SlutforNature - Combatting the Shadow-Ban
SlxtforNature - The Implied Explicity:
When I started my brand SlutforNature, I was just starting to make my online sex work side-hustle into my full-time gig. This meant claiming my domain on as many social media platforms as possible, if they weren't already assigned to another user.
In the field of sex work, being shadow-banned is a very common occurrence when it comes to popular platforms that allow for younger audiences in their community guidelines. Due to these circumstances, sex workers often censor themselves accordingly in respects to the website being used. If you're posting on Reddit, most profiles and subreddits contain a NSFW warning before you can proceed to view the content - therefore, as long as it's consensual and doesn't go against the subreddit rules, you're free to post explicit content.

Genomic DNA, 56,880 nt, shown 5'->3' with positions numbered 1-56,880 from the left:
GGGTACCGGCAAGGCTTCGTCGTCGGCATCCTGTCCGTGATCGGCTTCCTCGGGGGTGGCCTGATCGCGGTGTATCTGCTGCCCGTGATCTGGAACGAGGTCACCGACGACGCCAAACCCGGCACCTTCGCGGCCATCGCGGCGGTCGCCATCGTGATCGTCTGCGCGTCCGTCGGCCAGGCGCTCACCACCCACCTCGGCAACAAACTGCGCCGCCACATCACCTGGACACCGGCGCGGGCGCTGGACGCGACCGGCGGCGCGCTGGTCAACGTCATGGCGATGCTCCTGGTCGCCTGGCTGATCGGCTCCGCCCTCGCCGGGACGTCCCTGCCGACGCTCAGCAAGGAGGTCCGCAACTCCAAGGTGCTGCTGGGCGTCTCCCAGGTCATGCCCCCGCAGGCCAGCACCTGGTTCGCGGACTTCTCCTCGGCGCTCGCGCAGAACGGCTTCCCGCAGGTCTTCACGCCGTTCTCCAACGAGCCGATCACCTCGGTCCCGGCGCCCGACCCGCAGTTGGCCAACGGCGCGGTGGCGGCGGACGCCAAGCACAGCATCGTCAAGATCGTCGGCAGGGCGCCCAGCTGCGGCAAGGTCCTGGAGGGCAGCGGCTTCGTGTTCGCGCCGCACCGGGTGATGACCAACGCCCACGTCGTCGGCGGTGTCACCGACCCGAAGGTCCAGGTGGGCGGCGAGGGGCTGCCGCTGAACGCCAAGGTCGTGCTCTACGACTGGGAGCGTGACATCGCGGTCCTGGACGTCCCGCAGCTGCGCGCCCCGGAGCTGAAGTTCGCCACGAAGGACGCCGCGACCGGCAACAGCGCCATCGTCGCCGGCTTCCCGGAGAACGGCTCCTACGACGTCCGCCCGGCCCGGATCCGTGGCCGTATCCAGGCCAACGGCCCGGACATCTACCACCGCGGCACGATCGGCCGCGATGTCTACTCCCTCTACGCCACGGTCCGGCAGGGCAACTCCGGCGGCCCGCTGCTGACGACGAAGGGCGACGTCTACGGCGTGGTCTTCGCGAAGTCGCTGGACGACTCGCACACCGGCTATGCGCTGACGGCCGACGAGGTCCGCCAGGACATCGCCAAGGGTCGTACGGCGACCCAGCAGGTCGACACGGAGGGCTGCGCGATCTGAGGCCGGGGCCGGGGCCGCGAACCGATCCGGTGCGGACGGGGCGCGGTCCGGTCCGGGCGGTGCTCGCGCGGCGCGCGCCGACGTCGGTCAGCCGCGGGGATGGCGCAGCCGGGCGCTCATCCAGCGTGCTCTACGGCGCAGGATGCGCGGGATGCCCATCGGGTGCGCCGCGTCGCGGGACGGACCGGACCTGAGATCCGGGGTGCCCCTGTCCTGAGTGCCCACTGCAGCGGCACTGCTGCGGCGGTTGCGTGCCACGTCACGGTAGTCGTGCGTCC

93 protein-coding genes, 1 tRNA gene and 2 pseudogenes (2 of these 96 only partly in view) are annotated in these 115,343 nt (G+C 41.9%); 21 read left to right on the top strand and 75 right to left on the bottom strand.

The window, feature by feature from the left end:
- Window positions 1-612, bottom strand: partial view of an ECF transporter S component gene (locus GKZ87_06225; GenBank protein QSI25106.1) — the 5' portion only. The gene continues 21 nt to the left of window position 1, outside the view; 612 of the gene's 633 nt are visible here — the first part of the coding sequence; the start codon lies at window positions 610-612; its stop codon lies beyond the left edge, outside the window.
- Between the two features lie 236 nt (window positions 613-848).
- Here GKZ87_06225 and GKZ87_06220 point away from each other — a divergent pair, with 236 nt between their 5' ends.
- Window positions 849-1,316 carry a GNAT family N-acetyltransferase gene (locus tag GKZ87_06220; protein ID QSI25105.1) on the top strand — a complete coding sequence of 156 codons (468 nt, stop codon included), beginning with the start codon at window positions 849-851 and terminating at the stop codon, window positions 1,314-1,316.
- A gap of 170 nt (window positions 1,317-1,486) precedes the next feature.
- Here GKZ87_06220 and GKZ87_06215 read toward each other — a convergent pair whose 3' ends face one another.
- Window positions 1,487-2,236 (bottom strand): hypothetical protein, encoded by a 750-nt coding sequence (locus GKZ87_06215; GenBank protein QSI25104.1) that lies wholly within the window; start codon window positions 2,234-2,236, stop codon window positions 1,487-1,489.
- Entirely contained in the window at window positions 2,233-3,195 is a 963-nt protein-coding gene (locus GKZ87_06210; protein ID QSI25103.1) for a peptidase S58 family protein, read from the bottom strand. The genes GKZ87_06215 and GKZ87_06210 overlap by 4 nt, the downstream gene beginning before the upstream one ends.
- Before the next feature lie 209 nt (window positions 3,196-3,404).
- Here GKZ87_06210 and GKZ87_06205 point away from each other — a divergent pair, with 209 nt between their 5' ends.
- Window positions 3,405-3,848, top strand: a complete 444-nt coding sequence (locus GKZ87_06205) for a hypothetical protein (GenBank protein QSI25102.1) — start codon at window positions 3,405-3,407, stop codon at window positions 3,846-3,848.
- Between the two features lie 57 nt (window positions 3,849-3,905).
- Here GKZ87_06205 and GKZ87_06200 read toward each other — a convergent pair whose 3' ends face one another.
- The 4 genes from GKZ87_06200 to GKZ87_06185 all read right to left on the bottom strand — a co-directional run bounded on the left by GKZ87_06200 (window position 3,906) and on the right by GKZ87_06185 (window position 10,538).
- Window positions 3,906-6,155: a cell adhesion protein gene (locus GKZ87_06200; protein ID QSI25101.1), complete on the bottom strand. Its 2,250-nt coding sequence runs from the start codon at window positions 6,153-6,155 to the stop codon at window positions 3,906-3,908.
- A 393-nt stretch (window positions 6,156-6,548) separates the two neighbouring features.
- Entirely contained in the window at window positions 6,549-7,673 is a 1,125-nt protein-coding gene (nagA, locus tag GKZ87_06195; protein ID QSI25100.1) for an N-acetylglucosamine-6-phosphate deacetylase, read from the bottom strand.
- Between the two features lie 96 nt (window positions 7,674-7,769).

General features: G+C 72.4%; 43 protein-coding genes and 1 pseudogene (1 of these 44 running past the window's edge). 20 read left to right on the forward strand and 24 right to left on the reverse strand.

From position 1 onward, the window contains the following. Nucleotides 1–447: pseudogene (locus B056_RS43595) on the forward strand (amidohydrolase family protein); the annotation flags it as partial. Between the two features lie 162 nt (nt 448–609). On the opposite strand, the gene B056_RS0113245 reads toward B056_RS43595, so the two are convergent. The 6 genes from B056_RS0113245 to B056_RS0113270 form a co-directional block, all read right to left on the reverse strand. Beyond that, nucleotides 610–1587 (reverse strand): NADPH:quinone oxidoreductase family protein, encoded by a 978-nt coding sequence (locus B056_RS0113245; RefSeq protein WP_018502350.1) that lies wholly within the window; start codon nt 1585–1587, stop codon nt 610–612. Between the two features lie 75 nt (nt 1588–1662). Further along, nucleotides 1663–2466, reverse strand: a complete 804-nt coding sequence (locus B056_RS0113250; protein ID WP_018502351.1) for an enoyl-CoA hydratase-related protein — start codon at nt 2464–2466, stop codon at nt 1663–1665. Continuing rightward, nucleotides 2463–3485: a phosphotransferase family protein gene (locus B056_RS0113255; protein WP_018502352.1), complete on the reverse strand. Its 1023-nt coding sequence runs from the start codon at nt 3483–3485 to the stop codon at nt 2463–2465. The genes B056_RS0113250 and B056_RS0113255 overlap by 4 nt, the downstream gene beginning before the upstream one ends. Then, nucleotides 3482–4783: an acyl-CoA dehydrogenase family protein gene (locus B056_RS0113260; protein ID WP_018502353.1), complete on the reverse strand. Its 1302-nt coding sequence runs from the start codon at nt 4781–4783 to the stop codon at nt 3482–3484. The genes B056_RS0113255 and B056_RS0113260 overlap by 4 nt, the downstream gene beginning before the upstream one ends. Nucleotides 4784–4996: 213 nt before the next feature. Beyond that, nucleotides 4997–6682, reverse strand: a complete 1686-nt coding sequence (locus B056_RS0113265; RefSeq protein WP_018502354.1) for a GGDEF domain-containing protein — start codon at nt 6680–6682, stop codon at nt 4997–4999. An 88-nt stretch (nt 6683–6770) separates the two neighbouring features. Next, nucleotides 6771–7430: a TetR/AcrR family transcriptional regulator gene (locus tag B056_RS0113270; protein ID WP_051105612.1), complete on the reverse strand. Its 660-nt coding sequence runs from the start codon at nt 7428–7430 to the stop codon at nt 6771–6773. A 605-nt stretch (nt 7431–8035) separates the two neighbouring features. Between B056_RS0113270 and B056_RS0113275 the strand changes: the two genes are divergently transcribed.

Other websites such as Twitter, Instagram, and TikTok all have community guidelines that are far more strict. To avoid the consequences of being shadow-banned, sex workers will often use censored content as a teaser with links available to potentially view more explicit content on another platform. For myself, part of this process meant changing the handle associated with my brand across platforms with stricter guidelines. SlutforNature for my sex work, SlxtforNature for my art work.
What is Shadow-banning?